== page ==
Palestinian Economic Plan Would Attract $4B: Kerry

Photographer: Jim Young/AFP/Getty Images

U.S. Secretary of State John Kerry speaks during the opening session of the World Economic Forum on the Middle East and North Africa at the King Hussein Convention Centre on the shores of the Dead Sea, 55 kilometres south of Amman on May 26, 2013. Close

U.S. Secretary of State John Kerry speaks during the opening session of the World... Read More

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Photographer: Jim Young/AFP/Getty Images

U.S. Secretary of State John Kerry speaks during the opening session of the World Economic Forum on the Middle East and North Africa at the King Hussein Convention Centre on the shores of the Dead Sea, 55 kilometres south of Amman on May 26, 2013.

U.S. Secretary of State John Kerry pressed Israelis and Palestinians to renew peace negotiations, touting a plan that he said could attract $4 billion in investments to boost the Palestinian economy.

The initiative, formulated by former U.K. Prime Minister Tony Blair with a group of corporate executives and investors, would generate money for projects involving tourism, energy, agriculture and construction in the West Bank and Gaza Strip, Kerry said yesterday during a meeting of the World Economic Forum at the Dead Sea in Jordan.

“We know it can be done,” he said. “This is a plan for the Palestinian economy that is bigger, bolder and more ambitious than anything proposed” since the Oslo peace accords 20 years ago.

The U.S. and Israel have proposed a variety of economic development plans for the Palestinians that were aimed at supporting peace negotiations. Abbas has rejected phased peace plans and the notion that economic development will lead to resolving the conflict, demanding that Israel address key issues such as West Bank settlements and refugees before a peace agreement can be signed.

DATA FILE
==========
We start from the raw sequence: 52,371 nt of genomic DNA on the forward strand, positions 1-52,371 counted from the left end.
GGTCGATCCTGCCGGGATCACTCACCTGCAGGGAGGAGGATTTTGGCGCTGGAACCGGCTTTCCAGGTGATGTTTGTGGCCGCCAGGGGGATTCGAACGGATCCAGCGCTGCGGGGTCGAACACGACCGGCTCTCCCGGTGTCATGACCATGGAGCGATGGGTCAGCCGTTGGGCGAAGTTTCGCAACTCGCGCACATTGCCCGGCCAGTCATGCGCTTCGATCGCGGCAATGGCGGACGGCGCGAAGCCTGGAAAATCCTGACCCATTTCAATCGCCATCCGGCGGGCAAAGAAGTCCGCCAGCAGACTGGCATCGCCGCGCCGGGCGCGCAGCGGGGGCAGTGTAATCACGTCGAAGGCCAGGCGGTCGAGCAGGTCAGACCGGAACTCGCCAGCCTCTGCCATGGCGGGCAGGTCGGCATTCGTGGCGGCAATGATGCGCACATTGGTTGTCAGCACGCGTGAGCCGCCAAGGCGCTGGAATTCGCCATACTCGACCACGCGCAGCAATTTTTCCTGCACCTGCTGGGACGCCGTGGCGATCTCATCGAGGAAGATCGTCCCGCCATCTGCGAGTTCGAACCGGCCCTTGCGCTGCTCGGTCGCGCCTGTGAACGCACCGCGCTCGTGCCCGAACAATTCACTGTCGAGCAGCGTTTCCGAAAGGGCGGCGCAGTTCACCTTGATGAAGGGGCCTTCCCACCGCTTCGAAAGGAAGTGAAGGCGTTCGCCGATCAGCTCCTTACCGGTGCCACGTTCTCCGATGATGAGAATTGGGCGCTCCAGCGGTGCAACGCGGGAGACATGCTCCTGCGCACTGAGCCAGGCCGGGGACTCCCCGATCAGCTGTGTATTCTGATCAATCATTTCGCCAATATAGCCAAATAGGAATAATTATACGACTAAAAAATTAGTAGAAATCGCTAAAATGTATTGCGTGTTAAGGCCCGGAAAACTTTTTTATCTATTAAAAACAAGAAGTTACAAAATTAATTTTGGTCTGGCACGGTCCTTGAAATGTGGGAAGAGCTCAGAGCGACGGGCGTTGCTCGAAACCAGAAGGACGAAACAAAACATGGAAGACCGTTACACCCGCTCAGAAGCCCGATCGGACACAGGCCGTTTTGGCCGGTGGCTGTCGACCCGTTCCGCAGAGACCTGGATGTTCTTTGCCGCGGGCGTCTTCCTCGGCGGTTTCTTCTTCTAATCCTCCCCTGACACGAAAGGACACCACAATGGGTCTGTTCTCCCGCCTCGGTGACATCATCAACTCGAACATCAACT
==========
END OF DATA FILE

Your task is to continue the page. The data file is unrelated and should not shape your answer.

Temporary solutions “won’t end the conflict” and will make it “more complicated,” Abbas said in an earlier address.

Kerry responded to Abbas, saying his goal is a permanent political solution and that can’t be replaced with simply bolstering the Palestinian economy. Still, he said the Blair plan could bring the two sides together and improve chances for a peace agreement.

GDP Growth

“Is this a fantasy?” Kerry asked. “I don’t think so, because there are already great examples of investment and entrepreneurship that are working in the West Bank. We know it can be done, but we’ve never experienced the kind of concentrated effort that this group is talking about bringing to the table.”

Kerry said Palestinian gross domestic product could be increased by 50 percent over three years under the plan being developed by Blair. In the “most optimistic estimates,” the plan would create enough new jobs to cut unemployment to 8 percent from 21 percent, Kerry said.

Kerry, Blair and U.S. investor Tim Collins were scheduled to meet later with the foreign ministers of Jordan and the United Arab Emirates.

Eternal Conflict

Separately, Palestinian businessman Munib al-Masri and Israeli entrepreneur Yossi Vardi presented a plan called “Breaking the Impasse” in which executives and civil society leaders from both sides are meeting in an effort to support peace negotiations with joint economic projects.

“The time for action is now,” Masri said. “If we don’t cease today, then we have ourselves to blame for falling into an abyss of eternal conflict.”

Israeli President Shimon Peres, who also spoke at the forum, endorsed the initiative of the Palestinian and Israeli businessmen and called on Abbas to return to the negotiating table.

“President Abbas,” Peres said. “You are our partner and we are yours.”

To contact the reporters on this story: Indira A.R. Lakshmanan in Amman, Jordan at ilakshmanan@bloomberg.net; Jonathan Ferziger in Tel Aviv at jferziger@bloomberg.net

To contact the editor responsible for this story: Andrew J. Barden at barden@bloomberg.net

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